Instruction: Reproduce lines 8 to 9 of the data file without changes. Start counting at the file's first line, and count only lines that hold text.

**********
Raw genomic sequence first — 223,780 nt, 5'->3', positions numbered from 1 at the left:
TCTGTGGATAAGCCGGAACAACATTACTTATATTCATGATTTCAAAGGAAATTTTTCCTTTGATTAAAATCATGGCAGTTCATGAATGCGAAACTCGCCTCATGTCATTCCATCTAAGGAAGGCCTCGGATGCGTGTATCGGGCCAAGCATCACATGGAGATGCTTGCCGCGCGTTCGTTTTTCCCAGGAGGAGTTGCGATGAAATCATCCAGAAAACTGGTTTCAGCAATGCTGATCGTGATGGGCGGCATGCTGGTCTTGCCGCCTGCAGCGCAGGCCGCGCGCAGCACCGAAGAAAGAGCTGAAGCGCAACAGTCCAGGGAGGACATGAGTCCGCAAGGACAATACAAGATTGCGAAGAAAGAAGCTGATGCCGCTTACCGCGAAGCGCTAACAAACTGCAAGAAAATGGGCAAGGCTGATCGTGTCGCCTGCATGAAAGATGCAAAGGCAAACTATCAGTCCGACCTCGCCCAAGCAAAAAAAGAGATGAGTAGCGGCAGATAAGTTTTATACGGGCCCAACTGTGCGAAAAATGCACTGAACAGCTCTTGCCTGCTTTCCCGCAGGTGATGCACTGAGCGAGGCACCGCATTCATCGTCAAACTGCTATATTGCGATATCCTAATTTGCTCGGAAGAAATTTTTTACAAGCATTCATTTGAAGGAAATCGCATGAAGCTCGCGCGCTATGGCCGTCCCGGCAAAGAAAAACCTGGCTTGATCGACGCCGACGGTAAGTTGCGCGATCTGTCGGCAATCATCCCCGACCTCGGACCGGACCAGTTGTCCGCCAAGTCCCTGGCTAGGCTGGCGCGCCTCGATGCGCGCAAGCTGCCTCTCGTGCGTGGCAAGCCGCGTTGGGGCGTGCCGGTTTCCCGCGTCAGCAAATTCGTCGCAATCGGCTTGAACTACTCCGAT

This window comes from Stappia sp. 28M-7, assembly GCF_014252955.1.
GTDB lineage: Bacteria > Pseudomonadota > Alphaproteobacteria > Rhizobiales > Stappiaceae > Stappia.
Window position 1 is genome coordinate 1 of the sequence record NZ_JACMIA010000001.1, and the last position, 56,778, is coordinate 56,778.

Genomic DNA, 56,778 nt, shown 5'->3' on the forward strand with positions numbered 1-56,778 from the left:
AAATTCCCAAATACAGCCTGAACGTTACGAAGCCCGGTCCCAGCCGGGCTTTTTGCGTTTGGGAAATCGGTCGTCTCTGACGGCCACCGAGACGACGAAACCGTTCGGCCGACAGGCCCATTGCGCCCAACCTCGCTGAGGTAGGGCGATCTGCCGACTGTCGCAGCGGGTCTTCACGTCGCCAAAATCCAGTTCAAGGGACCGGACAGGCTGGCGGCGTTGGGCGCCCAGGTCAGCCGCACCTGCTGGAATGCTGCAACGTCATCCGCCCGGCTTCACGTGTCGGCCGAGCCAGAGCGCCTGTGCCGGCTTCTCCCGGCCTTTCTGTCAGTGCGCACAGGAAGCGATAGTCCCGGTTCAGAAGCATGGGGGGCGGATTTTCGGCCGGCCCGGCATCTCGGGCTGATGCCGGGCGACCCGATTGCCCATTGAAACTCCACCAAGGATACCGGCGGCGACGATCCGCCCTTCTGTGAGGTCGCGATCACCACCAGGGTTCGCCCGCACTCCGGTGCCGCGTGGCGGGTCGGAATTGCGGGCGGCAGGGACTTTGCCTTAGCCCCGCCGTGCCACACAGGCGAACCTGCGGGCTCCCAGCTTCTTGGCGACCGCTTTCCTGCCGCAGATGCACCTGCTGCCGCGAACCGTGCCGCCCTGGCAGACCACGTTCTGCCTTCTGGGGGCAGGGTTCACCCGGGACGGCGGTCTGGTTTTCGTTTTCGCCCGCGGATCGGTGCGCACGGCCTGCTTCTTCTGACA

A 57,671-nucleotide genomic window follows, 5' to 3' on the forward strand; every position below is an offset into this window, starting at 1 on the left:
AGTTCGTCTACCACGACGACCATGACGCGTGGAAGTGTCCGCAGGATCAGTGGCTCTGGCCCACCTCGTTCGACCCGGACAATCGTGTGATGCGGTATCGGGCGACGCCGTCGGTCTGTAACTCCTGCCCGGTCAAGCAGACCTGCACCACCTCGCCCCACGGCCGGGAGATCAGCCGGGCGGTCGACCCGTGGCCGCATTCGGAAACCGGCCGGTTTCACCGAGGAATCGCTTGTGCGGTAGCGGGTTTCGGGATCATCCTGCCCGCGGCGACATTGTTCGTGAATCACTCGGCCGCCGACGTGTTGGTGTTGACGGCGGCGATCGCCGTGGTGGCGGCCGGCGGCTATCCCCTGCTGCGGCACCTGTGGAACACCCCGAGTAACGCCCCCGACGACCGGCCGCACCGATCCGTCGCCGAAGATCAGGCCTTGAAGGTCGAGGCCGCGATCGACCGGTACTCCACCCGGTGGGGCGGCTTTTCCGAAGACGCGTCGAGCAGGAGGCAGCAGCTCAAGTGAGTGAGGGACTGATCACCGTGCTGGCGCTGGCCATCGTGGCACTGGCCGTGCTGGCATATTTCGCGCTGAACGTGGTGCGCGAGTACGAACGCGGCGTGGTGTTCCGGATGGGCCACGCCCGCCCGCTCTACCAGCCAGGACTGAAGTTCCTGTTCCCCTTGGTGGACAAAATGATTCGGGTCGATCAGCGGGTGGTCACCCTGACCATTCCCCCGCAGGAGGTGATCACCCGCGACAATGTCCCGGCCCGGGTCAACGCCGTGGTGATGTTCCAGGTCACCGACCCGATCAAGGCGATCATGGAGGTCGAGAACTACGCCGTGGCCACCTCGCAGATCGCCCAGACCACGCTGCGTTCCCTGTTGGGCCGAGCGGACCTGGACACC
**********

A 57,671-nucleotide genomic window follows, 5' to 3' on the forward strand; every position below is an offset into this window, starting at 1 on the left:
AGTTCGTCTACCACGACGACCATGACGCGTGGAAGTGTCCGCAGGATCAGTGGCTCTGGCCCACCTCGTTCGACCCGGACAATCGTGTGATGCGGTATCGGGCGACGCCGTCGGTCTGTAACTCCTGCCCGGTCAAGCAGACCTGCACCACCTCGCCCCACGGCCGGGAGATCAGCCGGGCGGTCGACCCGTGGCCGCATTCGGAAACCGGCCGGTTTCACCGAGGAATCGCTTGTGCGGTAGCGGGTTTCGGGATCATCCTGCCCGCGGCGACATTGTTCGTGAATCACTCGGCCGCCGACGTGTTGGTGTTGACGGCGGCGATCGCCGTGGTGGCGGCCGGCGGCTATCCCCTGCTGCGGCACCTGTGGAACACCCCGAGTAACGCCCCCGACGACCGGCCGCACCGATCCGTCGCCGAAGATCAGGCCTTGAAGGTCGAGGCCGCGATCGACCGGTACTCCACCCGGTGGGGCGGCTTTTCCGAAGACGCGTCGAGCAGGAGGCAGCAGCTCAAGTGAGTGAGGGACTGATCACCGTGCTGGCGCTGGCCATCGTGGCACTGGCCGTGCTGGCATATTTCGCGCTGAACGTGGTGCGCGAGTACGAACGCGGCGTGGTGTTCCGGATGGGCCACGCCCGCCCGCTCTACCAGCCAGGACTGAAGTTCCTGTTCCCCTTGGTGGACAAAATGATTCGGGTCGATCAGCGGGTGGTCACCCTGACCATTCCCCCGCAGGAGGTGATCACCCGCGACAATGTCCCGGCCCGGGTCAACGCCGTGGTGATGTTCCAGGTCACCGACCCGATCAAGGCGATCATGGAGGTCGAGAACTACGCCGTGGCCACCTCGCAGATCGCCCAGACCACGCTGCGTTCCCTGTTGGGCCGAGCGGACCTGGACACC